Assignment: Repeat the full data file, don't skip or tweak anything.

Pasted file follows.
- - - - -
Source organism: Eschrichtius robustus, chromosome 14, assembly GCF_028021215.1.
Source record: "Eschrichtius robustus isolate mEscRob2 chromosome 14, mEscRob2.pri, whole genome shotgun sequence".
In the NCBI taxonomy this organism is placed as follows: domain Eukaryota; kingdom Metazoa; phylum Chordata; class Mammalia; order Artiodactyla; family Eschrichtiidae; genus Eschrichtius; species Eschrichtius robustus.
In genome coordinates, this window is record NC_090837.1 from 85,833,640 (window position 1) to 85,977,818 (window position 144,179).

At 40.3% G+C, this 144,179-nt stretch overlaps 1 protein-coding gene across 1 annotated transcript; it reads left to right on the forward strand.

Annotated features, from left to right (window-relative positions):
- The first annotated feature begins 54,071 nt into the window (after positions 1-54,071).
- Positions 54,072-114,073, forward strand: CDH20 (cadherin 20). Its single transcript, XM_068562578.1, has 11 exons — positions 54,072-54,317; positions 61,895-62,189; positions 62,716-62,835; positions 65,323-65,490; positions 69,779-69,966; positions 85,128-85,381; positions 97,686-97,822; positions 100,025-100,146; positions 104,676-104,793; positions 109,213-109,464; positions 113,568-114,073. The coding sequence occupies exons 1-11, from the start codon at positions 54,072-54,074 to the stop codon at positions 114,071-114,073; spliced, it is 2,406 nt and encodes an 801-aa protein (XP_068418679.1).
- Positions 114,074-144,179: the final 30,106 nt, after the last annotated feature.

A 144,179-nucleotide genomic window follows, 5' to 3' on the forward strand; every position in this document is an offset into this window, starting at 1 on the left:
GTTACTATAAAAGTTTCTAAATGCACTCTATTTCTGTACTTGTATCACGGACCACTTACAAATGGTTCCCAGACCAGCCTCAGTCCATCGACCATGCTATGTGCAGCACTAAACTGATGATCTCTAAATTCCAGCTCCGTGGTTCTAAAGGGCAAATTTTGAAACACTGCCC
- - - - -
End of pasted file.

Source organism: Eschrichtius robustus, chromosome 14, assembly GCF_028021215.1.
Source record: "Eschrichtius robustus isolate mEscRob2 chromosome 14, mEscRob2.pri, whole genome shotgun sequence".
In the NCBI taxonomy this organism is placed as follows: domain Eukaryota; kingdom Metazoa; phylum Chordata; class Mammalia; order Artiodactyla; family Eschrichtiidae; genus Eschrichtius; species Eschrichtius robustus.
In genome coordinates, this window is record NC_090837.1 from 85,833,640 (window position 1) to 85,977,818 (window position 144,179).

At 40.3% G+C, this 144,179-nt stretch overlaps 1 protein-coding gene across 1 annotated transcript; it reads left to right on the forward strand.

Annotated features, from left to right (window-relative positions):
- The first annotated feature begins 54,071 nt into the window (after positions 1-54,071).
- Positions 54,072-114,073, forward strand: CDH20 (cadherin 20). Its single transcript, XM_068562578.1, has 11 exons — positions 54,072-54,317; positions 61,895-62,189; positions 62,716-62,835; positions 65,323-65,490; positions 69,779-69,966; positions 85,128-85,381; positions 97,686-97,822; positions 100,025-100,146; positions 104,676-104,793; positions 109,213-109,464; positions 113,568-114,073. The coding sequence occupies exons 1-11, from the start codon at positions 54,072-54,074 to the stop codon at positions 114,071-114,073; spliced, it is 2,406 nt and encodes an 801-aa protein (XP_068418679.1).
- Positions 114,074-144,179: the final 30,106 nt, after the last annotated feature.

A 144,179-nucleotide genomic window follows, 5' to 3' on the forward strand; every position in this document is an offset into this window, starting at 1 on the left:
GTTACTATAAAAGTTTCTAAATGCACTCTATTTCTGTACTTGTATCACGGACCACTTACAAATGGTTCCCAGACCAGCCTCAGTCCATCGACCATGCTATGTGCAGCACTAAACTGATGATCTCTAAATTCCAGCTCCGTGGTTCTAAAGGGCAAATTTTGAAACACTGCCC